Lee, I use your method to get the top (bottom) of the row to the line. After the first row is on, I temporarily attach (clamp somehow) the next row about two inches above the row before. Then I use an old fashioned compass to scribe the bottom (top) of the that row. That method gets you very close to a good fit. After I get the fit I want, I use your method to mark the top (bottom) of the plank. Your build looks great. Enjoy !

denbrlr
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Re: Lee's Monaco utility build

Post by denbrlr »

Neel,

Thank you. I guess I don't fully understand when you said "I temporarily attach (clamp somehow) the next row about two inches above the row before. Then I use an old fashioned compass to scribe the bottom (top) of the that row.". Do you have a couple of pictures?

Lee

neel thompson
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Re: Lee's Monaco utility build

Post by neel thompson »

I don't have pictures of that process, but you can attach the board you want to scribe above the row that is already glued on. I use all kinds of ways to temporarily hold it in place. I use small square pieces of plywood (about 1.5" square) and put a few of them above and a few below the new plank by putting a 1.25" drywall screw through them into the hull. Put the screws right above and below the new plank. Both pictures below show these little blocks in place. You can fill the screw holes before you attach the new plank. I like to make the smallest part of the gap no smaller than 3/4" between the planks. Then I mark the new plank using a cheap compass, I set the compass slightly wider than the widest part of the gap, and, keeping the compass straight up and down as I go, I mark the line on the new plank. That will get you very close to a nice joint. Fine tune it however you do that, and then mark the top with the method you are using. I will put a couple pictures (not pretty at all) here to show different ways I hold the planks in place for gluing. In the top picture, you can see I also use pneumatic staples through the blue rope to hold things in place. Send me a PM with your phone number, if you like, and we can talk about it.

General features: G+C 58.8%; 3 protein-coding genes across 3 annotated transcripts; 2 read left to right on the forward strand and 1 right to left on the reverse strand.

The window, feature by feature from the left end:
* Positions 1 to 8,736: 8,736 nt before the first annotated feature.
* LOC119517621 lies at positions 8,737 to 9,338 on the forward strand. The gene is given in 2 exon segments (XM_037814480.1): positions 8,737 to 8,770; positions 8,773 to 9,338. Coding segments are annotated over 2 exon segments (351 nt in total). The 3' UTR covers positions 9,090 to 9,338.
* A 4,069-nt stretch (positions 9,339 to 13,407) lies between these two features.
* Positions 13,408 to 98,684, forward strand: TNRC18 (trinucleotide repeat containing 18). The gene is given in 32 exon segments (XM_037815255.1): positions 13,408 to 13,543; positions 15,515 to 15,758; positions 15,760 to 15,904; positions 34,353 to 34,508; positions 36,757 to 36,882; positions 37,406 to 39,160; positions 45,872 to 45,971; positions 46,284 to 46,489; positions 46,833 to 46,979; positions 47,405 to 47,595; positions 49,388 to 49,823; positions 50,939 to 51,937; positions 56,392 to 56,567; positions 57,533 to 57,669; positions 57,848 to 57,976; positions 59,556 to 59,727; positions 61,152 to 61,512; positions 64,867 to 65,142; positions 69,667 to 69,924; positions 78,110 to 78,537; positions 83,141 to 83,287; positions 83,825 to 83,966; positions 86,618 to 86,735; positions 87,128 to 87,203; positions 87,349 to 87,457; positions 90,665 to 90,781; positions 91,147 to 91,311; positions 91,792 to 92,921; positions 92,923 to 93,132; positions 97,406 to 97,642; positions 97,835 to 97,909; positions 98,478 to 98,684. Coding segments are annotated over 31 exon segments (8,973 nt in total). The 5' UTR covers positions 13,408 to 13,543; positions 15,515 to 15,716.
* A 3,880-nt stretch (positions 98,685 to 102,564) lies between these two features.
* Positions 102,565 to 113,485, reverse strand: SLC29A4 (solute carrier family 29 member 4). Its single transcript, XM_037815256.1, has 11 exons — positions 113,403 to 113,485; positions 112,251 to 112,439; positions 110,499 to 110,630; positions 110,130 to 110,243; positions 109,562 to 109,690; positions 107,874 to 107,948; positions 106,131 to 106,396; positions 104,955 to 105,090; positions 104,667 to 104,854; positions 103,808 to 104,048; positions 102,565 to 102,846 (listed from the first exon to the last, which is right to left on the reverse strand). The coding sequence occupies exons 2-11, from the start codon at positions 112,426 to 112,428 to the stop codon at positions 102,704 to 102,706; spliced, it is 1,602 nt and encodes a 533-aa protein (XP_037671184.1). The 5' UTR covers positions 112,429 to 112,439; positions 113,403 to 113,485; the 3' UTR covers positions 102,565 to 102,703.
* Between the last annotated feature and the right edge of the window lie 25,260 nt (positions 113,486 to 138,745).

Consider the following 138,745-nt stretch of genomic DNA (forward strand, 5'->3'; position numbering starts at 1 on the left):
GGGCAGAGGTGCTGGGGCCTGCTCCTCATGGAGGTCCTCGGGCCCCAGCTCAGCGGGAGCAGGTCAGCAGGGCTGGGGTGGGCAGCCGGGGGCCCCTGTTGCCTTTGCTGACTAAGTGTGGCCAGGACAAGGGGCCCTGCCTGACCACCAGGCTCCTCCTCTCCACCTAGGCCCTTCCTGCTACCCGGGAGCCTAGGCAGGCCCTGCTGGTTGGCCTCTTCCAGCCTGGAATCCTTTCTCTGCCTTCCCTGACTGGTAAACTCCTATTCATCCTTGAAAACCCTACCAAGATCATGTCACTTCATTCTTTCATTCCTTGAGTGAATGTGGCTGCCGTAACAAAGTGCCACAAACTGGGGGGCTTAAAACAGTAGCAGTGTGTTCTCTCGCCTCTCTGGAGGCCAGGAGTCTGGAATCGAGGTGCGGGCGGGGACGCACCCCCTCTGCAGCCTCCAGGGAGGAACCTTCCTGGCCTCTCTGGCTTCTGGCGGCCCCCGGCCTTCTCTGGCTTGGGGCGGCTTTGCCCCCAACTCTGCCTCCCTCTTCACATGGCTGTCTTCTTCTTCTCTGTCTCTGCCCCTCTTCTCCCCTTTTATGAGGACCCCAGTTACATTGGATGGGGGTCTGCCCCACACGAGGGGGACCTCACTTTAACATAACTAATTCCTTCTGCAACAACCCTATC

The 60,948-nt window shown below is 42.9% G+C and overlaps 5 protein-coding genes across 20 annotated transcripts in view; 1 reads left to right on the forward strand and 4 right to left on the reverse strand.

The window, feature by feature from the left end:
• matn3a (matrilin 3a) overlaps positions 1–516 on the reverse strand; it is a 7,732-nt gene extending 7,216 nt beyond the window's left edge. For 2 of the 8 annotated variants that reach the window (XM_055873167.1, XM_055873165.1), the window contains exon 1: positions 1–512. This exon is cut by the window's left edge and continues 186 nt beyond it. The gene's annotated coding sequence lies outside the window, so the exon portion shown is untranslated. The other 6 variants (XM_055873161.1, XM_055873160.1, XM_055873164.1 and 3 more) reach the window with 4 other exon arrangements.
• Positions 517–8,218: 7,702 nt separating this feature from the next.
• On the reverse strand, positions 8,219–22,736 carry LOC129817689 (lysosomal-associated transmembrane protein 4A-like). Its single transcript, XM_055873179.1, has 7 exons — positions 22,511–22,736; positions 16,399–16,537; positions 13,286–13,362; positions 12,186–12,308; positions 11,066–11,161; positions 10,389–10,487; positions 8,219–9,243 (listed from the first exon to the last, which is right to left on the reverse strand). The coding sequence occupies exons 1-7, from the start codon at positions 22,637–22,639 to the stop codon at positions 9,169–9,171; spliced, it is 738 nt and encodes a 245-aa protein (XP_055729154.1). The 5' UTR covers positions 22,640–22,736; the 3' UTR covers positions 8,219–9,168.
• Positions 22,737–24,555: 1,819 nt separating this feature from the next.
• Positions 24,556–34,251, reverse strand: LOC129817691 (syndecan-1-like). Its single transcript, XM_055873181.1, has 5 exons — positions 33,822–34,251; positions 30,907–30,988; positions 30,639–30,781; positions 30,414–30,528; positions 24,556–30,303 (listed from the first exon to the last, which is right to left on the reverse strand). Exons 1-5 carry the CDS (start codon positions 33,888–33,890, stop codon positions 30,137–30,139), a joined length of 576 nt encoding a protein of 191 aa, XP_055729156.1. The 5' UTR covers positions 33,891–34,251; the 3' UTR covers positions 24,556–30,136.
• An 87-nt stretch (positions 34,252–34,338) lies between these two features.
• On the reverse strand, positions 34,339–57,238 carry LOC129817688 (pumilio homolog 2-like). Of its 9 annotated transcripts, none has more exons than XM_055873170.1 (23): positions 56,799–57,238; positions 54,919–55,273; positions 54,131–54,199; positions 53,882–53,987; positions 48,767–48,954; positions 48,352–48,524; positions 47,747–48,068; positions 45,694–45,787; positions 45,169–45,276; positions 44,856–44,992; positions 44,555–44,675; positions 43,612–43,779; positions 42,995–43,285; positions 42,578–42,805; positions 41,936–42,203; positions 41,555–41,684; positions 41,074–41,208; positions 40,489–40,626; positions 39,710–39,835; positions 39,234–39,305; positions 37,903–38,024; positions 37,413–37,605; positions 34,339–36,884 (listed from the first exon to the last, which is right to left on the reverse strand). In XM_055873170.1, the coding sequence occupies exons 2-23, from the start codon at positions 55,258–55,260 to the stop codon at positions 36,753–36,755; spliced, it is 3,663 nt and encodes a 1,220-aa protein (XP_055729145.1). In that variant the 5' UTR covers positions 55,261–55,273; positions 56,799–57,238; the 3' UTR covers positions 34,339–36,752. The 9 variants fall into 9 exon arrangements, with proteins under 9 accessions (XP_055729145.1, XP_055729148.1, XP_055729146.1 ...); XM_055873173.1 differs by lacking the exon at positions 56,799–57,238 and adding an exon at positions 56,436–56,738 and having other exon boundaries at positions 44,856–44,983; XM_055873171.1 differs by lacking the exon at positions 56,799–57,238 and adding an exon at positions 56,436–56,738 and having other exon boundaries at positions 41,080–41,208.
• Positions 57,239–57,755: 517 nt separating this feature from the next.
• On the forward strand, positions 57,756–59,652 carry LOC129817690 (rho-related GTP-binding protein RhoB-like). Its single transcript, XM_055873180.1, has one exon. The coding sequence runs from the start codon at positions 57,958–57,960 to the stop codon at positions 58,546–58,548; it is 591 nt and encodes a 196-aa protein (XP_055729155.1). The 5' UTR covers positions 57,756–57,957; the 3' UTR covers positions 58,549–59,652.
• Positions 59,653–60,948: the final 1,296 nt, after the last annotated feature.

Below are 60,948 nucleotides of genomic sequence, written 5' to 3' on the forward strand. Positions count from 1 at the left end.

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TomB
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Re: Lee's Monaco utility build

Post by TomB »

Lee,

The compass isn't really necessary. Using your last photo as an example...

Get the first row ready for fastening as you've shown clamping the planks to the hull. Slip the bottom edge of the plank(s) for the second row behind top edge of the first row planks so there is minimum overlap and scribe a line on the second row plank. I could not find a photo with the plank tucked behind. This is the closest I could find.
3rd ready for glue 4th ready for final shaping.jpg
Tom
In the home stretch on a Tahoe 23

neel thompson
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Re: Lee's Monaco utility build

Post by neel thompson »

I planked my Gentry using the method you described Tom.. It worked out great when I was using 1/8" planking. But I am now using 1/4" and found it challenging to get the one board behind the next and follow the curves and convex surfaces. It is much more accurate than using a compass if you can make it work with the thickness of your planking. Some also use a trim router, but that method scared me. I have also seen where you cover your hull with clear self-stick shelf paper. Then draw the lines and then pull off the shelf paper with ready-made templates. But in the end, the trick is to be patient and make each plank fit tightly to the row under or above it, no matter which method you use...

denbrlr
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Joined: Sat Sep 18, 2010 10:06 am
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Re: Lee's Monaco utility build

Post by denbrlr »

Neel/Tom,

Thank you guys. I was originally planning to use Tom's method of slipping the next row under the previous row. My planks are about 5mm thick so they might be too thick. If that doesn't work, I will have to try Neel's method. Either way, it seems like there still will be hand tuning and fitting to get the joints tight.

Both of your joints look nice and tight. Did you use some wood filler for some areas where they weren't so tight? If so, does it blend in well after staining and varnish? Please let me know. Thank you.

Lee